Blood-Red Strawberry (?) Feb 29, 2008
I admit it. I purchased the first book on a rash notion. I've been desparate for a shojo-ai title in which the characters build a genuine relationship & love before hopping into bed together, & where heterosexual characters actually exist in the backgrounds.
& the first book disappointed me. No, not in the yuri aspect. The plot is rather average, forgettable. A nun & a half-demon battling the evil entities that plague a younger world: innocent Meg, jaded Angela, & a magical scythe. (I find it interesting how the half-demon's name is ANGELa, nice touch Itou.) & with beings able to regenerate their bodies, black blood & guts can smear as much as the author wishes. & he wishes a lot. Very basic storytelling. I actually didn't mind the demon battles. It was the second half that left me somewhat empty. A forced Japanese cameo just didn't feel organic, & the possession of Meg also felt unnatural. I was worried that I had wasted my money. But I never give up on a series after reading only one volume, so Tetragrammaton Labyrinth received its second chance with volume 2. & you know what, it's redeemable. This volume focuses on Angela's search for the man who made her into the soulless non-human that she has become, & Meg comes to realize what an enigma she's working hand-in-hand with. & then a true plot cystalizes. No, it's not a great plot. It wavers unwarily between dirty mindlessness & thin depth. But it shows a shining potential that I hope will blossom. It's good enough that I'm actually hoping.
Ok, now I get to what everyone really cares about: the yuri (really shojo-ai). Everyone will have a different interpretation. It's apparent that the 2 are emotionally obsessed with one another, & it's reminiscent of a more subtle 'Loveless' to me. It's true in this second volume that Angela calls Meg her 'sister', & this has caused many readers to reject the concept of a romantic relationship existing between them. I disagree. Actions speak louder than words, & there is a notable sexual tension in the air. The way the 2 hold each other is just too intimate & charged. In the opening pages, there's a strange subtextual eroticness in how Angela kisses Meg's fingers. & at one point in the series thus far, the author put much emphasis onto a scene of Angela giving Meg mouth-to-mouth CPR--he drew it as if they were kissing. I don't know whether Itou will leave their relationship in the dark & locked away only in the reader's mind, or if he will eventually overtly draw it out towards the series' end, but it's clear that there is indeed an edge of lesbianism to the ambiance. If he does eventually make them plunge into their desires, I'll be a happy girl. But for hardcore fans who demand their yuri fast & blunt, search elsewhere.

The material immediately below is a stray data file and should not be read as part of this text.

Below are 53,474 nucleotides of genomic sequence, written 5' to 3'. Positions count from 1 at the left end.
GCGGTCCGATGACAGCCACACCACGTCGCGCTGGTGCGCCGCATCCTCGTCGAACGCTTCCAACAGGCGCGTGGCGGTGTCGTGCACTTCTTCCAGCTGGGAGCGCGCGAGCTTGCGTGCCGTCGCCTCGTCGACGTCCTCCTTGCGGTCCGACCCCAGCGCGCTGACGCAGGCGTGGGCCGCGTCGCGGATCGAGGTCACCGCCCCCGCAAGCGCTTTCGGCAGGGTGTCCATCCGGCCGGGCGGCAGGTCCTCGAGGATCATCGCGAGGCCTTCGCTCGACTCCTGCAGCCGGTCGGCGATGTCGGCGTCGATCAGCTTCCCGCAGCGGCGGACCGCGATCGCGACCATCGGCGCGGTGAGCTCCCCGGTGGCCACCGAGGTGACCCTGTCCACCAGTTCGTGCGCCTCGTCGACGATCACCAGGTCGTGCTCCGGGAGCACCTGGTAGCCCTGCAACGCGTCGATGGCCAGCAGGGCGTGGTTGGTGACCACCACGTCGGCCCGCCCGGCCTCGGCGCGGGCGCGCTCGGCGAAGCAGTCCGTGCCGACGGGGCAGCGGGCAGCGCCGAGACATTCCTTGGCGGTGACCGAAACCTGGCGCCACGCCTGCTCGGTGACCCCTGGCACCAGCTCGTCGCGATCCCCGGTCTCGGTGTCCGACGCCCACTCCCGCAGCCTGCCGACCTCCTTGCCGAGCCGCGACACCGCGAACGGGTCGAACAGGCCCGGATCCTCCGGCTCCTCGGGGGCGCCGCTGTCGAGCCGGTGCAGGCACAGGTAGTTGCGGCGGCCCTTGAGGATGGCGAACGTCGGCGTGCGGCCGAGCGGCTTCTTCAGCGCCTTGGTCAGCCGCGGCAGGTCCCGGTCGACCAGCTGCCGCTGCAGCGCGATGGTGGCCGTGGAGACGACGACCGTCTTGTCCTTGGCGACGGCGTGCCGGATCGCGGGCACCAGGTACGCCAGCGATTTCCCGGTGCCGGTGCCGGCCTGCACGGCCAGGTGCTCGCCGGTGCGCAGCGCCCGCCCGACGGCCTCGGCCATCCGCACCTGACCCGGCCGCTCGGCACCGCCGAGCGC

The art: the paneling is at times awkward, but the art manages to convey emotion well. The character designs are far from original, but the 'William demon' of this volume was surprisingly revolting.